Go to this website to watch a video of  a scientist from New Zealand talking about how bivalves eat. https://www.sciencelearn.org.nz/videos/366-mussels-are-filter-feeders 

    Video of clams feeding. https://www.youtube.com/watch?v=yXFOMil3uZM&t=1s 

    References used to create this source: 

    Wagner, Eric. “Gifts from the sea: shellfish as an ecosystem service.” Encyclopedia of Puget Sound, 11 12 2014, https://www.eopugetsound.org/magazine/shellfish . Accessed 30 May 2021.

     

    How do shellfish interact with their environment?

    Featured Source B

    Ecosystem Services

    Ecosystem Services

    An ecosystem service is any positive benefit that wildlife or ecosystems provide to people. The benefits can be direct or indirect—small or large. There are four main types of ecosystem services: 

    • Provisioning Services - These are anything an ecosystem provides that we can use such as food, or resources like clothes, timber or water.

    • Regulating Services - These are jobs that ecosystems or organisms that make our lives possible like cleaning or filtering air and water, pollinating flowers or preventing erosion.

    • Cultural Services - These are not material benefits. These are ways that nature has enriched our lives or cultures. This could be by inspiring art and stories or by playing an important role in cultural traditions.

    • Supporting Services - These are the basic processes that make life possible. These include photosynthesis, creation of soils, the water cycle and helping to move nutrients like nitrogen through the ecosystem.

    Have students use the following resources to complete the Ecosystems services graphic organizer.

    References used to create this source: 

    Wagner, Eric. “Gifts from the sea: shellfish as an ecosystem service.” Encyclopedia of Puget Sound, 11 12 2014, https://www.eopugetsound.org/magazine/shellfish. Accessed 30 May 2021.

    National Wildlife Federation. “Ecosystem Services.” https://www.nwf.org/Educational-Resources/Wildlife-Guide/Understanding-Conservation/Ecosystem-Services. Accessed 30 May 2021.

    Ecosystem Services Graphic Organizer

    What are ecosystem services?


     

    Ecosystem service

    In your own words what does this mean?

    How do shellfish provide this ecosystem service?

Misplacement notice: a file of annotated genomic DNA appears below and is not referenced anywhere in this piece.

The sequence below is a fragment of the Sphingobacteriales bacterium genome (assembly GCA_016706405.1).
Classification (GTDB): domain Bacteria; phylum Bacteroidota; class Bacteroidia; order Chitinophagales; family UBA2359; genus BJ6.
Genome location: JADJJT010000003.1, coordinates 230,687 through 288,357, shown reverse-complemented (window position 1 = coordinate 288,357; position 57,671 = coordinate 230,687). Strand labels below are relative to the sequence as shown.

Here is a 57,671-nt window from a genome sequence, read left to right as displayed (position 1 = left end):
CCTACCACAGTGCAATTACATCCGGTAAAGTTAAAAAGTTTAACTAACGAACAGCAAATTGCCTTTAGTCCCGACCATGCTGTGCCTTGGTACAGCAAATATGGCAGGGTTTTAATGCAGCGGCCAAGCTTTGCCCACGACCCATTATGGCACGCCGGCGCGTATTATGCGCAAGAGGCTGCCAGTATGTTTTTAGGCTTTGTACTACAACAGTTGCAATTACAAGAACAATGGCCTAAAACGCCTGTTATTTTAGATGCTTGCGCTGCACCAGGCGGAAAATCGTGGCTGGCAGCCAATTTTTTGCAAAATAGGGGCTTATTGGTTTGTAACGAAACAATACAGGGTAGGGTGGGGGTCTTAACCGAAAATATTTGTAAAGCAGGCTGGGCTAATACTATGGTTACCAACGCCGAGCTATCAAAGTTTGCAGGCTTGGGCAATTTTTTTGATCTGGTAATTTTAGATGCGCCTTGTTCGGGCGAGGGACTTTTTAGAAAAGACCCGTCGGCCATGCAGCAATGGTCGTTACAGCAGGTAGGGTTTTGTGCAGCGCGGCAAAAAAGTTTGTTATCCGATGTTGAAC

Who are stakeholders for this ecosystem service?

    Provisioning

       

    Regulating

       

    Cultural

       

    Supporting

       

     

    What new stakeholders did you identify?



     

    What is happening now with shellfish?

    Featured Source A

    Ocean Acidification

    Ocean Acidification

    Clip from PBS on Ocean acidification in the Puget Sound region. “Ocean Acidification A look at the acidification of Puget Sound and the rest of the Pacific Ocean”, Aired: 05/25/21 https://www.pbs.org/video/ocean-acidification-tqzn5a/ 

    Questions

    1. Where does 45% of the CO2 produced in Washington State come from?

    2. What happens when CO2 is absorbed into the ocean?

    3. What kinds of animals are affected by acidification?

    4. How does ocean acidification interact with other problems like toxins, warmer temperatures and pollution?

    Key

    1. Internal combustion engines like those in ferries and cars

    2. Changes the chemistry of the ocean. The water becomes more acidic

    3. Shell builders like crabs, clams and oysters

    4. It uses up animals' energy so they have less energy to cope with other problems..

     

    Clip from PBS NewsHour “Acidifying Waters Corrode Northwest Shellfish” and accompanying text. https://www.pbs.org/newshour/extra/daily-videos/can-oysters-survive-ocean-acidification/  (Link to transcript: https://www.pbs.org/newshour/show/acidifying-waters-corrode-northwest-shellfish )

    Questions

    1. How does lower water pH affect baby oysters?

    2. What are hatcheries doing to adapt to ocean acidification?

    3. How do humans, shellfish, the ocean, and plants like eelgrass interact with each other?

    Key

    1. The acid corrodes or dissolves their shells before they can form, killing them.

    2. Measuring the pH and only allowing water in when it is high enough, adding sodium carbonate and eelgrass to balance the pH.